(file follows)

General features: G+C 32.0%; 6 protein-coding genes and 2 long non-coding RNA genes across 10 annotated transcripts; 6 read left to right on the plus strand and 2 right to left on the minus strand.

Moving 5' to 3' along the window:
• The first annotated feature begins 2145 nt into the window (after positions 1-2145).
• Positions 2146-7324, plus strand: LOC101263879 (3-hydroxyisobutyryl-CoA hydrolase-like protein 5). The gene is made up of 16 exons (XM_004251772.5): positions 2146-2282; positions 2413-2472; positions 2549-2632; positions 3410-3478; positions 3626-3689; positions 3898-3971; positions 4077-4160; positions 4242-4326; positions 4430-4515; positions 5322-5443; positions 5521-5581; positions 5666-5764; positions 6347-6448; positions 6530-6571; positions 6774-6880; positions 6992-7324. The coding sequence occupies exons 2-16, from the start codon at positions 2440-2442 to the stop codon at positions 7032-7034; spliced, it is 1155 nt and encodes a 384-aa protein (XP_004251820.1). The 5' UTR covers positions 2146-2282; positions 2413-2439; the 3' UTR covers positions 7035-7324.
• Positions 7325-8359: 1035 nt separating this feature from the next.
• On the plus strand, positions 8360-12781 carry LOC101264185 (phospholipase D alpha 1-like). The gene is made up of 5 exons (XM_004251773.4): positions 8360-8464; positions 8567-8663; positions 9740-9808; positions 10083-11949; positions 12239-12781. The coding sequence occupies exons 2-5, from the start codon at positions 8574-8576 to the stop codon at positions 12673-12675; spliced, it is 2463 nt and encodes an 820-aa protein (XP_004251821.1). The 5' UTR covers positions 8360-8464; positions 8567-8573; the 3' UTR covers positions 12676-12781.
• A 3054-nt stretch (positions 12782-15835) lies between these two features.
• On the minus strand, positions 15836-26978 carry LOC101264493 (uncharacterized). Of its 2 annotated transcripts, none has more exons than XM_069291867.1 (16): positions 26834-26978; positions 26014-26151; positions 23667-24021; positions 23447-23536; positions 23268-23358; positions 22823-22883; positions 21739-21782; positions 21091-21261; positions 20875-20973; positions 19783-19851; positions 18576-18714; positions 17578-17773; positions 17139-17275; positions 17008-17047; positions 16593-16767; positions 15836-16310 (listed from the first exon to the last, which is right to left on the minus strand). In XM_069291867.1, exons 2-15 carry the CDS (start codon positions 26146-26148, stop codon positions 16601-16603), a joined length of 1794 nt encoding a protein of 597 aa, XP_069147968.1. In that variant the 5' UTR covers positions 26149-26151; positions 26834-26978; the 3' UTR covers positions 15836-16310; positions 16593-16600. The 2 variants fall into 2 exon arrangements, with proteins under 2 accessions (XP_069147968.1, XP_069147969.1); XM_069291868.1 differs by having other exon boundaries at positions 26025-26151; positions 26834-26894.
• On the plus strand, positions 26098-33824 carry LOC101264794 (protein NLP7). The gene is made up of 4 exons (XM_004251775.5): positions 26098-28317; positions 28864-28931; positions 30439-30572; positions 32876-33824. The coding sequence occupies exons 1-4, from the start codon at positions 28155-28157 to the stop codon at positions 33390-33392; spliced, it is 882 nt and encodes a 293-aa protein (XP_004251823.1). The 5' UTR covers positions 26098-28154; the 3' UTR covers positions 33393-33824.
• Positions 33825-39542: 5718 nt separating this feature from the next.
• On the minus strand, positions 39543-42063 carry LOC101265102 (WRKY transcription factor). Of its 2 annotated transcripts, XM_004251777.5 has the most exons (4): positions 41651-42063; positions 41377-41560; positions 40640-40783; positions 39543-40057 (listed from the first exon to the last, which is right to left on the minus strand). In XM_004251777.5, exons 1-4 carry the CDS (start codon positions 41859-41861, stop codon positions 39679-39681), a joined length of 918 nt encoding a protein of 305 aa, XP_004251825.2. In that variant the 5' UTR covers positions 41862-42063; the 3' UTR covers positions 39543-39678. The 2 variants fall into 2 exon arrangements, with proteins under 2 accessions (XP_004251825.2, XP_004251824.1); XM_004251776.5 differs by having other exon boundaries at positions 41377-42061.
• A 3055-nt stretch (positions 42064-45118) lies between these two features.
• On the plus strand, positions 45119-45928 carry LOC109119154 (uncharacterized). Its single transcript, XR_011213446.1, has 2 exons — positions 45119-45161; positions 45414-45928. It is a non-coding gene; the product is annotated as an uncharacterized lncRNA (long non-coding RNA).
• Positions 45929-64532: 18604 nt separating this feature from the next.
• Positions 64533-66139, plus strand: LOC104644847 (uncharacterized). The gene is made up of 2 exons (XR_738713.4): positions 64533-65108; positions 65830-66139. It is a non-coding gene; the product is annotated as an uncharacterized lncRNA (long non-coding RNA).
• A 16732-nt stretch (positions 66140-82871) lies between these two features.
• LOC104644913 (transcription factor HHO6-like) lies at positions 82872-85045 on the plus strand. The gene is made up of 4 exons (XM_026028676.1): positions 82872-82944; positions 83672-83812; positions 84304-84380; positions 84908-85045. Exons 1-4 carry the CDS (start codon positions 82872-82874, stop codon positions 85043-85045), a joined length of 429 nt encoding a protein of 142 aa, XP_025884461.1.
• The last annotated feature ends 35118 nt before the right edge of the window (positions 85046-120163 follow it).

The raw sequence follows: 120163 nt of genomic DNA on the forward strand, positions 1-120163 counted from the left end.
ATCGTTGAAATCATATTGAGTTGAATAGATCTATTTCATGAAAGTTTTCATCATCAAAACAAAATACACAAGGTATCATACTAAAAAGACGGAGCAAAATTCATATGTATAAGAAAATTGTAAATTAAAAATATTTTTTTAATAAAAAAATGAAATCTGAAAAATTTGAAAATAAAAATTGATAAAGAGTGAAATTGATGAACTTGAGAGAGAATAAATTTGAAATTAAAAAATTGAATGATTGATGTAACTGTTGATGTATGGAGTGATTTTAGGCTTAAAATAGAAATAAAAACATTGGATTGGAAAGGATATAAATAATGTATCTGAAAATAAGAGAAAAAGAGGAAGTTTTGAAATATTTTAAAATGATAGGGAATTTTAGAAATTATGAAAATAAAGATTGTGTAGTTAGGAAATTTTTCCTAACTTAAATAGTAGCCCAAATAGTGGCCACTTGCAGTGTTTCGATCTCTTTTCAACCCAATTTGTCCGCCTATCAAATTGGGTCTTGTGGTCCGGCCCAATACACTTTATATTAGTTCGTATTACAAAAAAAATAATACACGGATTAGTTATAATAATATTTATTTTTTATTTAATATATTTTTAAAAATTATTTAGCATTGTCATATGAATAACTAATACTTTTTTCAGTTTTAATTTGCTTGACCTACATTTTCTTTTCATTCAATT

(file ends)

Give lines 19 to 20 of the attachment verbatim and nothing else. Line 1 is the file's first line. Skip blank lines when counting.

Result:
The raw sequence follows: 120163 nt of genomic DNA on the forward strand, positions 1-120163 counted from the left end.
ATCGTTGAAATCATATTGAGTTGAATAGATCTATTTCATGAAAGTTTTCATCATCAAAACAAAATACACAAGGTATCATACTAAAAAGACGGAGCAAAATTCATATGTATAAGAAAATTGTAAATTAAAAATATTTTTTTAATAAAAAAATGAAATCTGAAAAATTTGAAAATAAAAATTGATAAAGAGTGAAATTGATGAACTTGAGAGAGAATAAATTTGAAATTAAAAAATTGAATGATTGATGTAACTGTTGATGTATGGAGTGATTTTAGGCTTAAAATAGAAATAAAAACATTGGATTGGAAAGGATATAAATAATGTATCTGAAAATAAGAGAAAAAGAGGAAGTTTTGAAATATTTTAAAATGATAGGGAATTTTAGAAATTATGAAAATAAAGATTGTGTAGTTAGGAAATTTTTCCTAACTTAAATAGTAGCCCAAATAGTGGCCACTTGCAGTGTTTCGATCTCTTTTCAACCCAATTTGTCCGCCTATCAAATTGGGTCTTGTGGTCCGGCCCAATACACTTTATATTAGTTCGTATTACAAAAAAAATAATACACGGATTAGTTATAATAATATTTATTTTTTATTTAATATATTTTTAAAAATTATTTAGCATTGTCATATGAATAACTAATACTTTTTTCAGTTTTAATTTGCTTGACCTACATTTTCTTTTCATTCAATT